Where do your Yum packages come from? | by Teri Radichel | Cloud Security | September 2023


ACM.321 This issue can apply to any cloud provider: check where your packages are coming from on the network.

Part of my series on Automation of cybersecurity measures. Lambda. Internet Security. GitHub Security. Container security. Deploy a static website. THE Coded.

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In the last article I talked about a generic credential manager for a custom Lambda runtime and the associated risk.

What I wanted to do next was show you how we’re going to use the values ​​stored in the Secrets Manager and mirror a GitHub repository to AWS CodeCommit. But of course, I ran into a problem. There is always a problem.

First, I had to open up my network to access GitHub from my now locked EC2 environment. This led me down a rabbit hole of Transit Gateway and GitHub prefix lists that I’ll write about later.

Next, I wanted to install a package to parse JSON more easily. I considered using the method used in the AWS Bash sample code to write a temporary file and parse the values. However, you then have temporary files containing credentials. And no one wants that. Maybe you delete the temporary files when you’re done, but what if an error occurs before the delete command? If the temporary file is in the /tmp directory, it can remain between invocations.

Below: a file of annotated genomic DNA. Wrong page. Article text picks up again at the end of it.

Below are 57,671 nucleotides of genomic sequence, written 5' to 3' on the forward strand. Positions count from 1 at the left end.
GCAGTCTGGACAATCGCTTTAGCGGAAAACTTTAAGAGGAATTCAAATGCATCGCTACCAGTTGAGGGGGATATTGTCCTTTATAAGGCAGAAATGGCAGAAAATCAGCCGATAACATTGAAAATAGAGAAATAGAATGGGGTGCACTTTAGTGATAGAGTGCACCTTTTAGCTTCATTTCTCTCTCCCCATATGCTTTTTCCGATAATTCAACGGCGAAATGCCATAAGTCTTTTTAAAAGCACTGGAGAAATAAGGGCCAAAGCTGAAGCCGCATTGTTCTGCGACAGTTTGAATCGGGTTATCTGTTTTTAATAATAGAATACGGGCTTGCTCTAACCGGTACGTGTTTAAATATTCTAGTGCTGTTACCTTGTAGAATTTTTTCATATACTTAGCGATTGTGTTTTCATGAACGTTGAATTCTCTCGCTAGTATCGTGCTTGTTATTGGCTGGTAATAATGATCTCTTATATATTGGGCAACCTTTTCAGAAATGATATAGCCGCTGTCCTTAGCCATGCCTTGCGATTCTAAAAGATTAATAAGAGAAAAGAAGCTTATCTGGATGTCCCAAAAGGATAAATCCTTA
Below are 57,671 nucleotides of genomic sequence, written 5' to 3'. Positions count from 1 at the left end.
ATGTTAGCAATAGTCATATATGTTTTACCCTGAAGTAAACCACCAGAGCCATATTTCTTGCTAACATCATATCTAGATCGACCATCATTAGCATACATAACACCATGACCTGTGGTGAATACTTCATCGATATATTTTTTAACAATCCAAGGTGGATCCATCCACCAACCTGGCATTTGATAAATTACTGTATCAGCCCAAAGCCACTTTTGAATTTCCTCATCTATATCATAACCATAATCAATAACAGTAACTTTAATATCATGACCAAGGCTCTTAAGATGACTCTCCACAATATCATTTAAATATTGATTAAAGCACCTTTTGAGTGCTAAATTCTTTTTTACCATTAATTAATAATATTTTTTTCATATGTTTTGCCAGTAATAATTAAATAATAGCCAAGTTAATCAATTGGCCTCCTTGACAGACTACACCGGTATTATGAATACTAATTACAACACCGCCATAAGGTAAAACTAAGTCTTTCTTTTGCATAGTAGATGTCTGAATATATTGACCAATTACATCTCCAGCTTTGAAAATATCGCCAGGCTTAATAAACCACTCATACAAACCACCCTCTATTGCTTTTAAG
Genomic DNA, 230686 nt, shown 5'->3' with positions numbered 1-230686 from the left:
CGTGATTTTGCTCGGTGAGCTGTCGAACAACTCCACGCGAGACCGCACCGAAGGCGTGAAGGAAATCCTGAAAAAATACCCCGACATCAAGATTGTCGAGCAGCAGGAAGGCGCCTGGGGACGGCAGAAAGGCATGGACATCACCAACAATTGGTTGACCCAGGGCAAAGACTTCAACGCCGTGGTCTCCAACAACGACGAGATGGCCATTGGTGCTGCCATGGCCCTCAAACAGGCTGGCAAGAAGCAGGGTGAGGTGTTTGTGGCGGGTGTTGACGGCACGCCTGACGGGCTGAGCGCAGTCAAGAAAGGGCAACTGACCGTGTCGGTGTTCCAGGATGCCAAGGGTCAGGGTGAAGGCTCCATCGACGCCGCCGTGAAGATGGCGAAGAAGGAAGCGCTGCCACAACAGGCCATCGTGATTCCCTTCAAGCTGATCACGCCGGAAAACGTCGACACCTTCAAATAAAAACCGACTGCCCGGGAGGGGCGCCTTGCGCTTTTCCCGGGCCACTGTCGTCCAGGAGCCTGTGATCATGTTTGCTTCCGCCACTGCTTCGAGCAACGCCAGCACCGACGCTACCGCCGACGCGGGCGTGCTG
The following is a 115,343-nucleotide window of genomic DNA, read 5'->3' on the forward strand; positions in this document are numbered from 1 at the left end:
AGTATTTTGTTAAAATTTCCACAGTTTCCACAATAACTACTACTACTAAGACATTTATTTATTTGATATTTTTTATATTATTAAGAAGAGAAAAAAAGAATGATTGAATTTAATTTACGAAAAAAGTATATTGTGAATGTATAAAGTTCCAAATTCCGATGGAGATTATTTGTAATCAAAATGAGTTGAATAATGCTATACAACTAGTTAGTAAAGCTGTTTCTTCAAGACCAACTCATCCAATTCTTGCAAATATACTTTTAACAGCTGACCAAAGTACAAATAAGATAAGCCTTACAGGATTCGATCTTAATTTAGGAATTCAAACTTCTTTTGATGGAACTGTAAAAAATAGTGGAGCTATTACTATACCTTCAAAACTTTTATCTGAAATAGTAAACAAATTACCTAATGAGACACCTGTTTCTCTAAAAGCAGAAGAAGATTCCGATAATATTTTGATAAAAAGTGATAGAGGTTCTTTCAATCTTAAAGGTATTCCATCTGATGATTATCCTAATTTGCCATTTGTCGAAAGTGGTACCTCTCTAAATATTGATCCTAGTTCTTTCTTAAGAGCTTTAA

I decided to install jq. This particular package hopefully allows us to parse JSON more easily (although I still find it complicated and wrote my own Python parser…but I’m not using Python here.) This particular package is risky if it is compromised because it can potentially access any value you have. we remove JSON strings. So we want to make sure that we’re getting the legitimate package from a legitimate source, right?

We get it from AWS via a Yum command, so it should be fine, right?

Well, I’m running a yum install of a package called jq in a container in an AWS network that has an S3 endpoint for private access to S3 for yum updates. I only want these updates to come from the region I’m in…

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